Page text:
This afternoon, I’m doing the washing and will clean up and around the barns in preparation for semen checking the bulls tomorrow and hauling out to the cows.
“Moussaka” is an Arabic word and a popular dish in many Middle Eastern countries, the immortal eggplant-and-lamb casserole is generally credited to the Greeks, who claim it as a national treasure. This recipe provides 8-10 servings.
1 large eggplant (or about 2 lbs)
2 tablespoons butter
1 1/2 to 2 lbs ground lamb
1 medium onion, chopped
1 can (15 ounces) tomato sauce
3/4 cup red wine or beef broth
1 tablespoon snipped parsley
2 teaspoons salt
1/4 teaspoon pepper
1/4 teaspoon ground nutmet
White Sauce (see recipe)
1 cup grated Parmesan cheese
2/3 cup dry bread crumbs
1 egg, beaten
Tomato Sauce (see recipe)
Cut unpared eggplant crosswise into 1/2-inch slices. COok slices in small amount boiling, salted water (1/2 teaspoon salt to 1 cup water) until tender, 5 to 8 minutes. Drain. Heat butter in 12-inch deep skillet until melted. Cook and stir lamb and onion until lamb is light brown: drain. Stir in tomato sauce, wine, parsley, salt, pepper, and nutmeg. Cook uncovered over medium heat until half the the liquid is absorbed, about 20 minutes. Prepare White Sauce.
Stir 2/3 cup of the cheese, 1/3 cup of the bread crumbs and the egg into meat mixture; remove from heat. Sprinkle remaining bread crumbs evenly in greased oblong baking dish 13 1/2 x 9 x 2 inches. Arrange half the eggplant slices in baking dish; cover with meat mixture. Sprinkle 2 tablespoons of the remaining cheese over meat mixture; top with remaining eggplant slices. Pour White Sauce over mixture; sprinkle with remaining cheese. Cook uncovered in 375ºF oven 45 minutes. Prepare Tomato Sauce. Let moussaka stand 20 minutes before serving. Cut into squares; serve with Tomato Sauce.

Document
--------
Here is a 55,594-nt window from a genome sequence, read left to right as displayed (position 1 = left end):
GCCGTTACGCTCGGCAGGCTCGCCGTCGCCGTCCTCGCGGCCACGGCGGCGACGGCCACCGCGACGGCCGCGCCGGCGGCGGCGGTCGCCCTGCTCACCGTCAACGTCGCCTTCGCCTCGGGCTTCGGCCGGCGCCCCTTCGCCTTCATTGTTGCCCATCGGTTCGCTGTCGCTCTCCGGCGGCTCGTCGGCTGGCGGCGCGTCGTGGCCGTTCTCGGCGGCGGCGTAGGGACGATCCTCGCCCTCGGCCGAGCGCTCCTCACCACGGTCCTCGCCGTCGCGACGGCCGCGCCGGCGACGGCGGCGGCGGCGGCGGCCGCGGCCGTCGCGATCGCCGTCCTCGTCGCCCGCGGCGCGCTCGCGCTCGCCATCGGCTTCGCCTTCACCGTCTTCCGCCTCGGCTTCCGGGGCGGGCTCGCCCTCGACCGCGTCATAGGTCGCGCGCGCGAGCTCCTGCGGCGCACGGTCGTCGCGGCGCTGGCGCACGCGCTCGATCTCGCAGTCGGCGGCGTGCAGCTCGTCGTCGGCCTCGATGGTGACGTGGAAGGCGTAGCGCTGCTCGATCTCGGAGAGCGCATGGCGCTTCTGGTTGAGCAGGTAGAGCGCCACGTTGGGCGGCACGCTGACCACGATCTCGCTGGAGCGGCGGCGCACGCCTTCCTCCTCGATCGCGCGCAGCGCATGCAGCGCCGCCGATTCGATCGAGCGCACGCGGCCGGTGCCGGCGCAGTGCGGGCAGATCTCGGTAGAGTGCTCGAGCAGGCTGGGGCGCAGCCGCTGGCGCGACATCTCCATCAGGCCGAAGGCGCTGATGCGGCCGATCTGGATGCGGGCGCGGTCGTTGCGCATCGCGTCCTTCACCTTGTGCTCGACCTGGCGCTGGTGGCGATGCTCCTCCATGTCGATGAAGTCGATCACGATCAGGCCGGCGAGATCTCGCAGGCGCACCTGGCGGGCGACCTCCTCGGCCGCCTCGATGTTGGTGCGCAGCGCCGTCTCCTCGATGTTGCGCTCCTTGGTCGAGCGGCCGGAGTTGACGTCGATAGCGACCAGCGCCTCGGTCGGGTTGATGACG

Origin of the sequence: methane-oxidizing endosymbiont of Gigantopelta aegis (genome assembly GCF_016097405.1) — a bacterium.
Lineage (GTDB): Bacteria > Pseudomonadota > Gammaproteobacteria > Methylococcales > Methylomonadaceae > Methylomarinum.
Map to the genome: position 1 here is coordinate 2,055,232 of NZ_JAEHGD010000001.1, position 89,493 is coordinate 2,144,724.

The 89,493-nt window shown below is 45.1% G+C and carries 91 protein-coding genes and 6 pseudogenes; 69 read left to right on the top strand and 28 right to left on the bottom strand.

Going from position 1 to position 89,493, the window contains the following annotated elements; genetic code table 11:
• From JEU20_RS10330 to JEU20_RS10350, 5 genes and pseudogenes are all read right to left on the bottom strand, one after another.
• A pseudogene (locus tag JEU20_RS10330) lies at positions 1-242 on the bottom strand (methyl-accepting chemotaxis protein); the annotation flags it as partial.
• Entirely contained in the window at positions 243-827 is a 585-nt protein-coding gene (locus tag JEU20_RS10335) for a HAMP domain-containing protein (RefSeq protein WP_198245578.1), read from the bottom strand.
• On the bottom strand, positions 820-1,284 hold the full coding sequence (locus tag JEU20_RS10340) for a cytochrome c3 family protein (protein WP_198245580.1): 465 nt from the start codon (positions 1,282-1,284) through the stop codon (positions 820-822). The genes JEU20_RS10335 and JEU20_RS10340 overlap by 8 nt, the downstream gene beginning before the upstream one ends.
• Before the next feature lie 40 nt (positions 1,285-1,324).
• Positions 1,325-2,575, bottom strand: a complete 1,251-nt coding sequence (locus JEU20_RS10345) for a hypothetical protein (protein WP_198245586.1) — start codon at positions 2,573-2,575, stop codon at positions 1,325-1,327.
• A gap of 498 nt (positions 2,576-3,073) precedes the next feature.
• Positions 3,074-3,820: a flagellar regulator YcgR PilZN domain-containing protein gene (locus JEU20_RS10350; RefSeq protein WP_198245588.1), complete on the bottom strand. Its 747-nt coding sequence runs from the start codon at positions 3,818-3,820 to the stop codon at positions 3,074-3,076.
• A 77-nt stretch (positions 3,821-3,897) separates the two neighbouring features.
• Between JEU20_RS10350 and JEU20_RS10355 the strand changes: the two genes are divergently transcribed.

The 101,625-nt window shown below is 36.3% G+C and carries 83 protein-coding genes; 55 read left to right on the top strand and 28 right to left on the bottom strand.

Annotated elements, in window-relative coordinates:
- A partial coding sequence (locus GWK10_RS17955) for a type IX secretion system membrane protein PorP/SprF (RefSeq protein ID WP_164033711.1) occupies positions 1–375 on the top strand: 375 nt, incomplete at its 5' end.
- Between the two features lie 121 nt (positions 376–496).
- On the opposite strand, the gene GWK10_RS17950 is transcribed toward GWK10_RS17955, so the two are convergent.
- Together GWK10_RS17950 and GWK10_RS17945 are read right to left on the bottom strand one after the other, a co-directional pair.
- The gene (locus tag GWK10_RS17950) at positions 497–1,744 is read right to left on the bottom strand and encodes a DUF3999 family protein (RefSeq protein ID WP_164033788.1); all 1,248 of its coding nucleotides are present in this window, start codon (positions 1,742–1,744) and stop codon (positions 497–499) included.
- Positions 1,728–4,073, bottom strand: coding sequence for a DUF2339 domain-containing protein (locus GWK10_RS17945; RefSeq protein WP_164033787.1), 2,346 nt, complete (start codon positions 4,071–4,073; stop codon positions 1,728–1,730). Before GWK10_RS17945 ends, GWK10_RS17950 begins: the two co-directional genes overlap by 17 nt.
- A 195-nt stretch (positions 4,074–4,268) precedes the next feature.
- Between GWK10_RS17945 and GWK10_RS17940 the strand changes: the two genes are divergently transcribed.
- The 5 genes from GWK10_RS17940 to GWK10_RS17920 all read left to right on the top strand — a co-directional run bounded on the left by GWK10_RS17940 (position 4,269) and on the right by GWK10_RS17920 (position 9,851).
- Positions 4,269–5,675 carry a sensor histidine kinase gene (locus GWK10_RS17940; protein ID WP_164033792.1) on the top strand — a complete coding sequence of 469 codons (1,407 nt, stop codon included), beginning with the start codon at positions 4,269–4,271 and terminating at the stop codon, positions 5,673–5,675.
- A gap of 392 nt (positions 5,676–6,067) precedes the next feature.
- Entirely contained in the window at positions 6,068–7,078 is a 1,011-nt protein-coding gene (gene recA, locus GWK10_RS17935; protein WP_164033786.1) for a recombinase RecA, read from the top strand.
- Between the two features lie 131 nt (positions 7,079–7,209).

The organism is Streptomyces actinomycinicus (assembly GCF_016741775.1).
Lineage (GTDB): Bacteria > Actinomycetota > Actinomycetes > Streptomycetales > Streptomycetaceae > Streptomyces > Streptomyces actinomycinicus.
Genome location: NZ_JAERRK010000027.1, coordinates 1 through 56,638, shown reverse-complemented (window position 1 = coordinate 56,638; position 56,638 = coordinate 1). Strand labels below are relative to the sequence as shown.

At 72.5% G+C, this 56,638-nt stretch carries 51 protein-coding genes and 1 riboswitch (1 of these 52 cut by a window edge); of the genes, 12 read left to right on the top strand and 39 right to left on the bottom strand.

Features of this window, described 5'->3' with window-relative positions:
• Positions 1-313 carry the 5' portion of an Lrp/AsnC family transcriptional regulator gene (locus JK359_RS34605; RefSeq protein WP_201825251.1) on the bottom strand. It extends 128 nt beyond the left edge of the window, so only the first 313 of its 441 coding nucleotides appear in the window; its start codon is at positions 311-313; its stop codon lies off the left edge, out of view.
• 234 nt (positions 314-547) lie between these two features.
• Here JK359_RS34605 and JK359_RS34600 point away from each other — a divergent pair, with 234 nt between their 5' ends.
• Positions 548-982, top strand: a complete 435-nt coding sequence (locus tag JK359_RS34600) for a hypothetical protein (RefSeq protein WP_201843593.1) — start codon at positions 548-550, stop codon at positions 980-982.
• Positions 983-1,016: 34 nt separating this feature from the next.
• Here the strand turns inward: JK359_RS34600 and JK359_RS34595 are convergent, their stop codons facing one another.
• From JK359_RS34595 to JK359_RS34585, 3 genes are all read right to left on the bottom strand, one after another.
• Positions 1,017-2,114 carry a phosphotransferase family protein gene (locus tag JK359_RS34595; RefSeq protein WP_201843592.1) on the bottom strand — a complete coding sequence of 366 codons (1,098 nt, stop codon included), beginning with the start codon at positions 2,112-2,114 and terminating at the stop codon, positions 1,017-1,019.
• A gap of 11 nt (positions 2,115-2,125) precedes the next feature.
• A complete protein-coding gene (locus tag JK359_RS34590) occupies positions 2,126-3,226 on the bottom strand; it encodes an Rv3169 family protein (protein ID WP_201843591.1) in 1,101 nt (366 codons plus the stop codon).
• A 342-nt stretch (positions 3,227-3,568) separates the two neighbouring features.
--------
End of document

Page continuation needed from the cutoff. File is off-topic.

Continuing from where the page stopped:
1/4 cup butter
1/4 cup all-purpose unbleached flour
3/4 teaspoon salt
1/4 teaspoon ground nutmeg
2 cups milk
2 eggs, slightly beaten
Heat butter over low heat until melted. Blend in flour, salt, and nutmeg. Cook over low heat, stirring constantly, until smooth and bubbly; remove from heat. Stir in milk. Heat to boiling, sitrring constantly. Boil and stir 1 minute. Gradually stir at least 1/4 of the hot mixture into eggs. Blend into hot mixture in pan.
1 medium onion, finely chopped
1 clove garlic, finly chopped
1 tablespoon olive oil
2 cups chopped ripe tomatoes
1/2 cup water
1 1/2 teaspoons salt
1 teaspoon dried basil leaves
1/2 teaspoon sugar
1/4 teaspoon pepper
1 bay leaf, crushed
1 can (6 ounces) tomato paste
Cook and stir onion and garlic in oil in 3-quart saucepan over medium heat until onoion is tender. Add remaining ingredients except tomato paste. Heat to boiling, stirring constantly; reduce heat. Simmer uncovered until thickened, about 30 minutes. Stir in tomato paste. (Add 2 to 3 tablespoons water if necessary for desired consistency.
I use organic grassfed milk, eggs, and butter. Freshly grated Parmesan cheese and locally and organically grown tomatoes for sauces. You can buy organic tomatoes and paste in the stores. Thankfully, between what we raise ourselves and what i can purchase, it is all local and/or organic. Flavours are much better.